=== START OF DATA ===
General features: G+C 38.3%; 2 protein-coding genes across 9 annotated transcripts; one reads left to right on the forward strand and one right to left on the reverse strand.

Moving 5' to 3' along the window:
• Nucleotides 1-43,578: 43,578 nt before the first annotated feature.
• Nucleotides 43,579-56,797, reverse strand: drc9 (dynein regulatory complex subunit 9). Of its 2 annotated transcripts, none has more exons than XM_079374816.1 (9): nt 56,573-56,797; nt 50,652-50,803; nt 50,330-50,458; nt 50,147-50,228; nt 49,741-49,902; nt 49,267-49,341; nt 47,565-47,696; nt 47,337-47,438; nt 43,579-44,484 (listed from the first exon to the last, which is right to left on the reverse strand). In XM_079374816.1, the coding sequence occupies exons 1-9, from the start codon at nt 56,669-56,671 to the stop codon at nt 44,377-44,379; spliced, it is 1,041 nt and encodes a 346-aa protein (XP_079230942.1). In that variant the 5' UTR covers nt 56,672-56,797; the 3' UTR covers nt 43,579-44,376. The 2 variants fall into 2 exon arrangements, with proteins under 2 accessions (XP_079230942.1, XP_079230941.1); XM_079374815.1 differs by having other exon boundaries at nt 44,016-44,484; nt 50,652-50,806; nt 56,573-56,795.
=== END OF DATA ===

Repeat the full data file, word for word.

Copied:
General features: G+C 38.3%; 2 protein-coding genes across 9 annotated transcripts; one reads left to right on the forward strand and one right to left on the reverse strand.

Moving 5' to 3' along the window:
• Nucleotides 1-43,578: 43,578 nt before the first annotated feature.
• Nucleotides 43,579-56,797, reverse strand: drc9 (dynein regulatory complex subunit 9). Of its 2 annotated transcripts, none has more exons than XM_079374816.1 (9): nt 56,573-56,797; nt 50,652-50,803; nt 50,330-50,458; nt 50,147-50,228; nt 49,741-49,902; nt 49,267-49,341; nt 47,565-47,696; nt 47,337-47,438; nt 43,579-44,484 (listed from the first exon to the last, which is right to left on the reverse strand). In XM_079374816.1, the coding sequence occupies exons 1-9, from the start codon at nt 56,669-56,671 to the stop codon at nt 44,377-44,379; spliced, it is 1,041 nt and encodes a 346-aa protein (XP_079230942.1). In that variant the 5' UTR covers nt 56,672-56,797; the 3' UTR covers nt 43,579-44,376. The 2 variants fall into 2 exon arrangements, with proteins under 2 accessions (XP_079230942.1, XP_079230941.1); XM_079374815.1 differs by having other exon boundaries at nt 44,016-44,484; nt 50,652-50,806; nt 56,573-56,795.